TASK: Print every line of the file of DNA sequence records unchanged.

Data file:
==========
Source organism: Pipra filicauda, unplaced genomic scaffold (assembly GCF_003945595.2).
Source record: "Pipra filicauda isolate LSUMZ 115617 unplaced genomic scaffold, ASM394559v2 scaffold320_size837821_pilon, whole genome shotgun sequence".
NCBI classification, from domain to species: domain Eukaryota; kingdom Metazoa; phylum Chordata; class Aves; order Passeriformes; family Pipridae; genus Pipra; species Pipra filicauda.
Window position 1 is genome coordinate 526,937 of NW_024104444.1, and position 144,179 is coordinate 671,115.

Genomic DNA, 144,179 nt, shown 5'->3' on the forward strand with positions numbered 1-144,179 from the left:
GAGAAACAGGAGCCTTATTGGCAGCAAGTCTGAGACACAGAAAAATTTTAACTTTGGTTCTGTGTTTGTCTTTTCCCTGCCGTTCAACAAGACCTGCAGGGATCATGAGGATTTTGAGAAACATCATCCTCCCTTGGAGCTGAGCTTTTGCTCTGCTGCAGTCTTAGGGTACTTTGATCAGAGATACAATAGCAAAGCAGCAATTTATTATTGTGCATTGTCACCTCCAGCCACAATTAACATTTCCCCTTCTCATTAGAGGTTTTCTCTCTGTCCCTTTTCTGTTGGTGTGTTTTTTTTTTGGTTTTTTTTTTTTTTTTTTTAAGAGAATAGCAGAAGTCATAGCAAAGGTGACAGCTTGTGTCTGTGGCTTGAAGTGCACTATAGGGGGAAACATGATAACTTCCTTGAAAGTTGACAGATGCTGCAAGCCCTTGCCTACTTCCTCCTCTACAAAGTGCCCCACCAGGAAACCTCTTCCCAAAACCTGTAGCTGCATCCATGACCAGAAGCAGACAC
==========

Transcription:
Source organism: Pipra filicauda, unplaced genomic scaffold (assembly GCF_003945595.2).
Source record: "Pipra filicauda isolate LSUMZ 115617 unplaced genomic scaffold, ASM394559v2 scaffold320_size837821_pilon, whole genome shotgun sequence".
NCBI classification, from domain to species: domain Eukaryota; kingdom Metazoa; phylum Chordata; class Aves; order Passeriformes; family Pipridae; genus Pipra; species Pipra filicauda.
Window position 1 is genome coordinate 526,937 of NW_024104444.1, and position 144,179 is coordinate 671,115.

Genomic DNA, 144,179 nt, shown 5'->3' on the forward strand with positions numbered 1-144,179 from the left:
GAGAAACAGGAGCCTTATTGGCAGCAAGTCTGAGACACAGAAAAATTTTAACTTTGGTTCTGTGTTTGTCTTTTCCCTGCCGTTCAACAAGACCTGCAGGGATCATGAGGATTTTGAGAAACATCATCCTCCCTTGGAGCTGAGCTTTTGCTCTGCTGCAGTCTTAGGGTACTTTGATCAGAGATACAATAGCAAAGCAGCAATTTATTATTGTGCATTGTCACCTCCAGCCACAATTAACATTTCCCCTTCTCATTAGAGGTTTTCTCTCTGTCCCTTTTCTGTTGGTGTGTTTTTTTTTTGGTTTTTTTTTTTTTTTTTTTAAGAGAATAGCAGAAGTCATAGCAAAGGTGACAGCTTGTGTCTGTGGCTTGAAGTGCACTATAGGGGGAAACATGATAACTTCCTTGAAAGTTGACAGATGCTGCAAGCCCTTGCCTACTTCCTCCTCTACAAAGTGCCCCACCAGGAAACCTCTTCCCAAAACCTGTAGCTGCATCCATGACCAGAAGCAGACAC